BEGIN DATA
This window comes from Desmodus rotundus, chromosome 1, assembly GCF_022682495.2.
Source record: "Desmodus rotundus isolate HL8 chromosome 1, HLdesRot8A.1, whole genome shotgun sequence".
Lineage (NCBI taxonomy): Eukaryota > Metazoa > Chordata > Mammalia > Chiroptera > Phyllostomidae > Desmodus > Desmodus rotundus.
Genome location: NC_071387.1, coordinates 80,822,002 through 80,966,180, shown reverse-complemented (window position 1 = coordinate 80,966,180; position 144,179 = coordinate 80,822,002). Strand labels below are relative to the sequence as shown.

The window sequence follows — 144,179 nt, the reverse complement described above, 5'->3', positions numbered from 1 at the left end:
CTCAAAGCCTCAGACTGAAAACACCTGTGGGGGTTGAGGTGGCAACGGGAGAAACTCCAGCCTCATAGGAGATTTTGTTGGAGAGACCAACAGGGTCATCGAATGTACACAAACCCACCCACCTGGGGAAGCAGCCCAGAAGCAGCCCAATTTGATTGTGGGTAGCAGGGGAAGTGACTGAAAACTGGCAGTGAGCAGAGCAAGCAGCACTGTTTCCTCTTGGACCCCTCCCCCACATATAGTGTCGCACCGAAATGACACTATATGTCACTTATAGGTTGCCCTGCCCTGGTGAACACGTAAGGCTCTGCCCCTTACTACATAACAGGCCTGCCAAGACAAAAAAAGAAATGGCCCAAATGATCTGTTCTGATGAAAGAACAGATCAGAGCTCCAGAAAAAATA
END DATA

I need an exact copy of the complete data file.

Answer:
This window comes from Desmodus rotundus, chromosome 1, assembly GCF_022682495.2.
Source record: "Desmodus rotundus isolate HL8 chromosome 1, HLdesRot8A.1, whole genome shotgun sequence".
Lineage (NCBI taxonomy): Eukaryota > Metazoa > Chordata > Mammalia > Chiroptera > Phyllostomidae > Desmodus > Desmodus rotundus.
Genome location: NC_071387.1, coordinates 80,822,002 through 80,966,180, shown reverse-complemented (window position 1 = coordinate 80,966,180; position 144,179 = coordinate 80,822,002). Strand labels below are relative to the sequence as shown.

The window sequence follows — 144,179 nt, the reverse complement described above, 5'->3', positions numbered from 1 at the left end:
CTCAAAGCCTCAGACTGAAAACACCTGTGGGGGTTGAGGTGGCAACGGGAGAAACTCCAGCCTCATAGGAGATTTTGTTGGAGAGACCAACAGGGTCATCGAATGTACACAAACCCACCCACCTGGGGAAGCAGCCCAGAAGCAGCCCAATTTGATTGTGGGTAGCAGGGGAAGTGACTGAAAACTGGCAGTGAGCAGAGCAAGCAGCACTGTTTCCTCTTGGACCCCTCCCCCACATATAGTGTCGCACCGAAATGACACTATATGTCACTTATAGGTTGCCCTGCCCTGGTGAACACGTAAGGCTCTGCCCCTTACTACATAACAGGCCTGCCAAGACAAAAAAAGAAATGGCCCAAATGATCTGTTCTGATGAAAGAACAGATCAGAGCTCCAGAAAAAATA